A right to undisturbed privacy is not recognized by the English law. On this point Kindersley, V. C, said : With regard to the question of privacy, no doubt the owner of a house would prefer that a neighbour should not have the right of looking into his windows or yard, but neither this Court, nor a Court of law, will interfere on the mere ground of invasion of privacy; and a party has a right even to open new windows, although he is thereby enabled to overlook his neighbour's premises, and so interfering perhaps with his comfort.1) And Blackburn, J., has remarked : It is quite true that the opening of a new window looking into the grounds of another may not only annoy, that neighbour, but may often affect the value of the property. But the law of England considers that no injury.2)
Under the Indian Easements Act (s. 18, ill. (b) ) a right to privacy may be acquired in virtue of a local custom. Such an easement founded as it is on the oriental custom of secluding females is of much importance in India. It is recognised generally by the countries whose system is founded on the Civil law, and the Law Commissioners who framed the Easements Act have also recognised it.
In Anguri and Others v. Jiwan Dass and Another3) the Hon'ble Supreme Court of India held that: “As far as the question of opening of new windows is concerned, it is open to the defendants to use their property in any manner permitted by law; and hence they cannot be restrained from opening new windows, as no customary right of privacy appears to have been pleaded or proved. This position is not disputed by the plaintiffs. It is, however, equally clear that, if the defendants open any new windows, the plaintiffs are fully entitled to block the same by raising the height of their walls and the defendants are not entitled to break or damage the said walls or any portion thereof so as to remove the obstruction to their new windows.”
The Bombay High Court has held that in accordance with the usage of Gujarat, an invasion of privacy is an actionable wrong, and that a man may not open new doors or windows in his house, or make any new apertures, or enlarge old ones, in a way which will enable him to overlook those portions of his neighbour's premises which are ordinarily secluded from observation, and so intrude upon his privacy.4) This right of action is not altered by the fact that a public road runs between the dominant and the servient tenements.5) But, where a window opened by the defendant commanded a view, not of the plaintiff's private apartments, but of an open courtyard outside his house, it was held that there had been no invasion of the plaintiff's privacy which would entitle him to have the window closed.6) And in a case from Dharwar the High Court has ruled that to establish such an exceptional privilege, as is customary in this respect in the towns of Gujarat, evidence of the most satisfactory character is necessary. In this case the plaintiff opened a new window in his house, which rendered the defendant's house less private than before; it was held that the plaintiff was not guilty of any tortious act, and should not be debarred from improving his own house, though the effect might be, to some extent, prejudicial to his neighbour.7) The right of privacy does not arise from prescription but is a creation of custom which has been recognised as such in Gujrat by judicial decisions. It is limited to particular apartments secluded from general observation.8)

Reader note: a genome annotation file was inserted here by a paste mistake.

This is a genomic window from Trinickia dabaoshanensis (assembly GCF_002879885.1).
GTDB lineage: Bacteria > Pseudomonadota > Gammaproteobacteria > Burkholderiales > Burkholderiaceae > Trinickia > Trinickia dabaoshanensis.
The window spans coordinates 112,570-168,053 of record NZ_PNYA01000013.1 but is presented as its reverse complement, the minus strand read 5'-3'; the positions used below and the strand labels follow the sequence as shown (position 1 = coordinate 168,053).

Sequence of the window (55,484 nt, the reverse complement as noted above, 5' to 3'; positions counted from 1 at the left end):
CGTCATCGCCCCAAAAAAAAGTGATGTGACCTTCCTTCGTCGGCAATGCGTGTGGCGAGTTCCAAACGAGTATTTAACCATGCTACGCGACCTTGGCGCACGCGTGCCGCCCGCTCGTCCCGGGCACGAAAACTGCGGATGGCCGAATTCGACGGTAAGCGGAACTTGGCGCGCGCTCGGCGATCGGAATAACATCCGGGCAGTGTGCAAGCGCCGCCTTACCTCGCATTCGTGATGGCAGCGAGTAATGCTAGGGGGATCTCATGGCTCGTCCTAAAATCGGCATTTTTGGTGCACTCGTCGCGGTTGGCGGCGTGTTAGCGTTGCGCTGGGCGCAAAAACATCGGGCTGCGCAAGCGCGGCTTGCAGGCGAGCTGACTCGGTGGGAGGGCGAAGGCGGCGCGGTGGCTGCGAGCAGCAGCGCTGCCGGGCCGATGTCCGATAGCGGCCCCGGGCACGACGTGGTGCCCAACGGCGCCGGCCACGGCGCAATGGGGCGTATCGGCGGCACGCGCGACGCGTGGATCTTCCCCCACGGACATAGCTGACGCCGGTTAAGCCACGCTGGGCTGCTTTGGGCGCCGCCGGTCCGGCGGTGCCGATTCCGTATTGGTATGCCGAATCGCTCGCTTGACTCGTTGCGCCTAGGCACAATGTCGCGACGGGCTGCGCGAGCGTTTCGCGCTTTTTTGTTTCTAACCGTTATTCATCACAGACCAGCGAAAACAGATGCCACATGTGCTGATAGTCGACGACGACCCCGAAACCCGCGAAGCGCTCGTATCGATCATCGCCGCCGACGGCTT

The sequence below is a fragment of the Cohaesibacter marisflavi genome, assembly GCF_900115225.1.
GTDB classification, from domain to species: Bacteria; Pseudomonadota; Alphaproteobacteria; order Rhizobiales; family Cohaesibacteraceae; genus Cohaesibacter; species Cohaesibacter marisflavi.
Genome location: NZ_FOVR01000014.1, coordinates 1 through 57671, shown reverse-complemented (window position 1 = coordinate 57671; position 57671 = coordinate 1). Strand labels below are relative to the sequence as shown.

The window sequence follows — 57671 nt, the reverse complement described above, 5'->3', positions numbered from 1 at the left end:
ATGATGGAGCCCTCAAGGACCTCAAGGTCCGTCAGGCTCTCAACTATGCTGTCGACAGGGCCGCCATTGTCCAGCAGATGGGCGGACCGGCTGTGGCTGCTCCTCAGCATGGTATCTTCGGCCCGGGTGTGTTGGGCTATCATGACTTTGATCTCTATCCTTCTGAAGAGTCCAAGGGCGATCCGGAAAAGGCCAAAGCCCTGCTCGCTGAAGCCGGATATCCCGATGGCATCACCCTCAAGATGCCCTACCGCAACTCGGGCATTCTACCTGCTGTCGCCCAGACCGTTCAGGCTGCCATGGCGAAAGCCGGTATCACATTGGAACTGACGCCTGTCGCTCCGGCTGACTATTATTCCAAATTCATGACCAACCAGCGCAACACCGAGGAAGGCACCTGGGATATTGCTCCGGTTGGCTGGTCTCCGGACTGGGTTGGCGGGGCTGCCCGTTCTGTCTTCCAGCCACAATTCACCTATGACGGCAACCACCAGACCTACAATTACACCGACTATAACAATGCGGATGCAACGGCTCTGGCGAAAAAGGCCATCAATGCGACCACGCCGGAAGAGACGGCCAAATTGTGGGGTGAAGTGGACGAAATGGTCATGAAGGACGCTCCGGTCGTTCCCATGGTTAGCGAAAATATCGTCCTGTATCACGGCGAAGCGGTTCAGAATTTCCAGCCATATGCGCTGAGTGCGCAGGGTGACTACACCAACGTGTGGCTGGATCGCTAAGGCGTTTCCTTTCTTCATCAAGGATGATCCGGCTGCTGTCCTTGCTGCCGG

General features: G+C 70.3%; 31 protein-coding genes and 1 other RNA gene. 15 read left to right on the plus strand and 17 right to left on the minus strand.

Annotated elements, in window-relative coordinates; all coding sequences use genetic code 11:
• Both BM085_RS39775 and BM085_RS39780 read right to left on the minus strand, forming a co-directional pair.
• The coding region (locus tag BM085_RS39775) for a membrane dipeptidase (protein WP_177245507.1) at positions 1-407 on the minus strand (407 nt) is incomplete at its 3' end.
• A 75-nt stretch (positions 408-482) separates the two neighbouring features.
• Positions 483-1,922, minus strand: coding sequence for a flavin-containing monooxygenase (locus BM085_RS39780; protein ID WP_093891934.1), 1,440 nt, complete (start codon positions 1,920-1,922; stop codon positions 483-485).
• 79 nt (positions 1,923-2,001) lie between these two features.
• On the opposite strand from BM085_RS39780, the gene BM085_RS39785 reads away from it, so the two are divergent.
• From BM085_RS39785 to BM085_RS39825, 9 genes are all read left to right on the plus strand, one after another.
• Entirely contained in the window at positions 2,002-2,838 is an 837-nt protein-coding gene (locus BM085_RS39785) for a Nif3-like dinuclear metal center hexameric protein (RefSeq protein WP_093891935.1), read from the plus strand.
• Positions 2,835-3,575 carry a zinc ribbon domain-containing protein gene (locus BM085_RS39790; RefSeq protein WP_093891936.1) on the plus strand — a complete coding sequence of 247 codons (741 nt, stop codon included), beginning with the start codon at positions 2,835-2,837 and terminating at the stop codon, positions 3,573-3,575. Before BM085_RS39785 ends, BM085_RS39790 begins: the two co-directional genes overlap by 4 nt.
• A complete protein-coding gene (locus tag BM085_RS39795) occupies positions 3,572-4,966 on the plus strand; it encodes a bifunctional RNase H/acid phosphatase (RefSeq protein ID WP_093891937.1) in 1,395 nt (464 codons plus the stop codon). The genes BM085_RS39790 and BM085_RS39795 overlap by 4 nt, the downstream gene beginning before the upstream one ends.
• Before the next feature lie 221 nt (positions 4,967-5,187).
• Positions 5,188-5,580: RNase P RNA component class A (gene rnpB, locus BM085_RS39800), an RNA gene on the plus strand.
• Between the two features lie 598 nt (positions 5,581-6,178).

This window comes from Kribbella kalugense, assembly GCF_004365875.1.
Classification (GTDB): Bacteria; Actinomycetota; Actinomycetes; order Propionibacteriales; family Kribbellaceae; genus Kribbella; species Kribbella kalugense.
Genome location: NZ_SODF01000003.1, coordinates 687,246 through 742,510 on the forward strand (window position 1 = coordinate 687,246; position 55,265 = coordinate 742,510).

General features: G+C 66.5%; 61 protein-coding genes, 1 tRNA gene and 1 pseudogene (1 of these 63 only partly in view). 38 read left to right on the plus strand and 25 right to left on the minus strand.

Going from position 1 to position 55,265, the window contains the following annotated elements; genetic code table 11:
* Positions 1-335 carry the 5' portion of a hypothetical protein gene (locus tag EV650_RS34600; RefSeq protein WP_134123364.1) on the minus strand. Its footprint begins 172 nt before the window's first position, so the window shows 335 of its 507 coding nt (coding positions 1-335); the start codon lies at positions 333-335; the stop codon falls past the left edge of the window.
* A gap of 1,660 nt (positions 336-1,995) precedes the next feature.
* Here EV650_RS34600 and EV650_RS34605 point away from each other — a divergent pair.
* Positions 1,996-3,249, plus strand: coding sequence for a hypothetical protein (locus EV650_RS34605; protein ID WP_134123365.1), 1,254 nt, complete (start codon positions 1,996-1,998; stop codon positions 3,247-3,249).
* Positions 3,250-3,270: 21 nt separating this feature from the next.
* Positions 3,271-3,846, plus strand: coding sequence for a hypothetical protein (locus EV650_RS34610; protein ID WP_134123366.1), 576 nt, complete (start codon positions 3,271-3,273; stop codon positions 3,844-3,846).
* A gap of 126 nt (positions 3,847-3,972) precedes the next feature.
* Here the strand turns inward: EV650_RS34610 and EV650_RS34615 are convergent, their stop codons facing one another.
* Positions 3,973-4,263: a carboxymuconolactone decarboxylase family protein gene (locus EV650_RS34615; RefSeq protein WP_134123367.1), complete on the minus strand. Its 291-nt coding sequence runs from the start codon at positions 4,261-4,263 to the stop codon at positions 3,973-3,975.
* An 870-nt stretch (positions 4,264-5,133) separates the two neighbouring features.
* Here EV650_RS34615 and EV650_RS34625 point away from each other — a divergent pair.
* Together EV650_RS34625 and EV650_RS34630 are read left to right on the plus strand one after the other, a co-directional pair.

The Calcutta High Court has laid down that to hold that privacy is a right, and the invasion of it an injury, would lead to the most alarming consequences to the owners of house property in towns. This right cannot exist at any rate independently of prescription or grant or express local usage.9) See also Ramlal v. Mohesh. Privacy is not an inherent right of property to ancient lights and air.10)
The Madras High Court has decided that the invasion of privacy by opening windows is not treated by the law as a wrong for which any remedy is given.11) The person whose privacy is so invaded has it in his power to build on his own ground so as to shut out the view from the offending window.12) The Allahabad High Court has held that a customary right of privacy, under certain conditions, exists in India and in the North-Western Provinces, and is not unreasonable, but merely an application of the maxim sic titere tuo ut alienum non laedas and aedificare in tuo proprio solo non licet quod alteri noccat. A substantial interference with such a right, where it exists, if without the consent or acquiescence of the owner of the dominant tenement, affords such owner a good cause of action. Every case must depend on its own facts. The primary question must in all cases be : Does the privacy in fact and substantially exist, and has it been and is it in fact enjoyed ? If it were found that no privacy substantially exists or is enjoyed, there would be no further question in an ordinary case to decide. If, on the other hand, it were found that privacy did substantially exist and was enjoyed, the next question would be : Was that privacy substantially or materially interfered with by acts of the defendant alone without the consent or acquiescence of the person seeking relief against those acts?13) It has further decided that the right of privacy is a right which attaches to property and is not dependent on the religion of the owner thereof.14)
The Chief Court of Punjab has decided that a right of privacy exists in the Province of Punjab, and if opening of new windows invades such right an action may be brought.15)